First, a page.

The best approach is to install rigid foam on top of the existing roof sheathing, followed by another layer of roof sheathing and new roofing. Keep that approach in mind when it's time for new roofing.

  5. Jim Berry | | #5

    Martin - sorry for my poor description - you're exactly correct. Is the primary concern about the pourable foam that it would pop the ceiling, or are there additional issues? Is pourable also closed cell?? I'd gotten some guidance from a foam contractor that one should not apply closed cell more than a couple of inches per applications, to ensure it does not combust during curing. Thank you - Jim

  6. GBA Editor
    Martin Holladay | | #6

    Jim,
    I don't have much experience with pourable foam. I know that most contractors stay away from it, so any speculation is worthless unless (a) you can find a contractor who will install this product, or (b) you want to do the work yourself.

    Pourable foams are used by boat-builders as well as insulation contractors. There are definitely closed-cell foams in this category. Here are some links -- not necessarily the most relevant links:

    http://www.uscomposites.com/foam.html

    http://bertram31.com/proj/tips/foam.htm

    http://www.aeromarineproducts.com/boat-foam.htm

  7. Jim Berry | | #7

    Martin, thank you for the links - I'll likely have to DIY it, for cost. When it does come time to reroof I am hoping to apply a layer of foam board on top of the decking, but I won't be able to add more than maybe 1" without impacting the bottom of the dormer windows, and (hopefully) I won't have to reroof for a number of years, so I figure to start with the cavities. Another question please - will I cause harm to the building if for now I'm only able to partially fill some of these cavities (ie the middle third), such they they would block air venting?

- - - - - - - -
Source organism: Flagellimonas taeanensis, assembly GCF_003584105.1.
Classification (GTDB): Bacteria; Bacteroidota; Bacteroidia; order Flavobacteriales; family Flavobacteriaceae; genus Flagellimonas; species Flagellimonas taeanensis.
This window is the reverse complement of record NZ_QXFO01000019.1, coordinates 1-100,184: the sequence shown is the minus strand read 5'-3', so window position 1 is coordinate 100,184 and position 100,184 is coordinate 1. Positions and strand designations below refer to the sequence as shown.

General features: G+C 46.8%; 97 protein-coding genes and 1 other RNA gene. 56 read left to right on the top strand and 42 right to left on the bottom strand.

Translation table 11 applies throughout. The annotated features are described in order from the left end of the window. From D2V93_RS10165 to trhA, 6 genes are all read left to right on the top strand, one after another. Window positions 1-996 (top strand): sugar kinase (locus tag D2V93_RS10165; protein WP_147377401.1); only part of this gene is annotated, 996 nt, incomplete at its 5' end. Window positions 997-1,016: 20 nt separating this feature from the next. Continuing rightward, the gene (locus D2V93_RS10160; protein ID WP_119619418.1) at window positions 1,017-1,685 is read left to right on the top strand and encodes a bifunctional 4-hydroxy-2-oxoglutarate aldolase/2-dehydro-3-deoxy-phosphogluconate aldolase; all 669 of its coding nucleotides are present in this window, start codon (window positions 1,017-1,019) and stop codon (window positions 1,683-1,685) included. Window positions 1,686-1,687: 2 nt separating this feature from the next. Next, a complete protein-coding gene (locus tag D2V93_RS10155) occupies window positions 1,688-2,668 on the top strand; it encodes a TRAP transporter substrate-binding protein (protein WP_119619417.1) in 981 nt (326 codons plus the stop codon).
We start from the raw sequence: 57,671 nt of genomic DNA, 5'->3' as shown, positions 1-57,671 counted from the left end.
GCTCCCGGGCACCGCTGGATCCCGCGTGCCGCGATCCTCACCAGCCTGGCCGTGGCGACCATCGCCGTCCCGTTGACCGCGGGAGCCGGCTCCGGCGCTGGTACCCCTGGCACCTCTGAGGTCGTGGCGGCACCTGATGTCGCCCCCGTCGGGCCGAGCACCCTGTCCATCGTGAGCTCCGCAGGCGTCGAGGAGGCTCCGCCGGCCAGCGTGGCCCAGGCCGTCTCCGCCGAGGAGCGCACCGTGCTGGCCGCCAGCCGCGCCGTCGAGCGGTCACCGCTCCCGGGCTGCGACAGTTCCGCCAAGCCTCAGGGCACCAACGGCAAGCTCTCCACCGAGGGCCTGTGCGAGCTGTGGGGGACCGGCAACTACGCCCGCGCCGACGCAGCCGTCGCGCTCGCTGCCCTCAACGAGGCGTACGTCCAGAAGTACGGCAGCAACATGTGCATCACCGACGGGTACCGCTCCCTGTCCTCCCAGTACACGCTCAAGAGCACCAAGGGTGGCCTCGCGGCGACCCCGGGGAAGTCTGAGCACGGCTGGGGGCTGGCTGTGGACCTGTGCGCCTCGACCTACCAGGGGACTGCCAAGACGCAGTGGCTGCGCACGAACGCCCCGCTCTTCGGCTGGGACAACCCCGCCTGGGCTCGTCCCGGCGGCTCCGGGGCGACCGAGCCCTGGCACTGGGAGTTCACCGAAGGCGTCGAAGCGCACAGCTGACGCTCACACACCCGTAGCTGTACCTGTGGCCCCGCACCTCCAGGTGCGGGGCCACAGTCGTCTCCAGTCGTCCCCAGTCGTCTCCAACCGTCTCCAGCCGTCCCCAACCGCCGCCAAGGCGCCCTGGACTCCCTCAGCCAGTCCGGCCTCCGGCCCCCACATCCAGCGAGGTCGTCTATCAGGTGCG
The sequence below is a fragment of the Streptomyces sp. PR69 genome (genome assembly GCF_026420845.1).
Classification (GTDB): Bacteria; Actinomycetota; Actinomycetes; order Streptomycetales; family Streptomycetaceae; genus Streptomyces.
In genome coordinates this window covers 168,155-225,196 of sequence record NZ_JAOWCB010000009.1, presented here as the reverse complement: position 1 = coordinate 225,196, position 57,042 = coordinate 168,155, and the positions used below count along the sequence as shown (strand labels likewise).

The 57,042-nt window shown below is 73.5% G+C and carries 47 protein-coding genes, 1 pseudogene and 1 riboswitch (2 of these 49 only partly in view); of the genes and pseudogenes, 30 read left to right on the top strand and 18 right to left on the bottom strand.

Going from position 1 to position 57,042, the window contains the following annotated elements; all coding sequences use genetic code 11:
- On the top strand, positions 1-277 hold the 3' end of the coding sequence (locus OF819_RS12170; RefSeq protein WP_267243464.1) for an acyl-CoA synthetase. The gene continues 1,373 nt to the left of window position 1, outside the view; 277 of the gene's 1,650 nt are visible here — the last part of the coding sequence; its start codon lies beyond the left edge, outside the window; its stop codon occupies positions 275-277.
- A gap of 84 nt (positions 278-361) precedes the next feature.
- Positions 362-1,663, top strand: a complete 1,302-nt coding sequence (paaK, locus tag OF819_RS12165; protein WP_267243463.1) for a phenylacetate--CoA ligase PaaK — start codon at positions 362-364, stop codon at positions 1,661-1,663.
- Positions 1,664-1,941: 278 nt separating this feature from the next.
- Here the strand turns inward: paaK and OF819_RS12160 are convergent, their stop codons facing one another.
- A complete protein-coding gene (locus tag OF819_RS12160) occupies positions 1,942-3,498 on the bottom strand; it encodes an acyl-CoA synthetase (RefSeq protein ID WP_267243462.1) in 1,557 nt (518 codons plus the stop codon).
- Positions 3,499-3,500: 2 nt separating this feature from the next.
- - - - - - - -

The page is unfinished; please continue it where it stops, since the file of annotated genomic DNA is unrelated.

8. GBA Editor
    Martin Holladay | | #8

    Jim,
    Whenever you insulate a sloped roof assembly, you have to follow certain rules -- both building science rules (designed to keep your roof sheathing from rotting) and building code rules. Here is a link to an article that explains the rules: How to Build an Insulated Cathedral Ceiling.

    If an insulated sloped roof assembly is designed to be vented -- the usual method when air-permeable insulation like fiberglass or cellulose is used -- then these vent channels shouldn't be blocked. They need to be uninterrupted, from soffit to ridge.

    If you want to install closed-cell spray foam in the middle third of your roof assembly, you would ordinarily also need to install the same type of insulation in the bottom third of your roof assembly. If the top third of the roof is an attic, that attic can be insulated differently.

    One inch of rigid foam has an R-value of R-4 to perhaps R-6. If that's all you can install above your roof sheathing, I hope that you live in Climate Zone 1, 2, or 3. If you live anywhere colder, that approach won't work, for reasons explained in the article I linked to.

Log in or create an account to post an answer.

Community

Recent Questions and Replies

  • |
  • |
  • |
  • |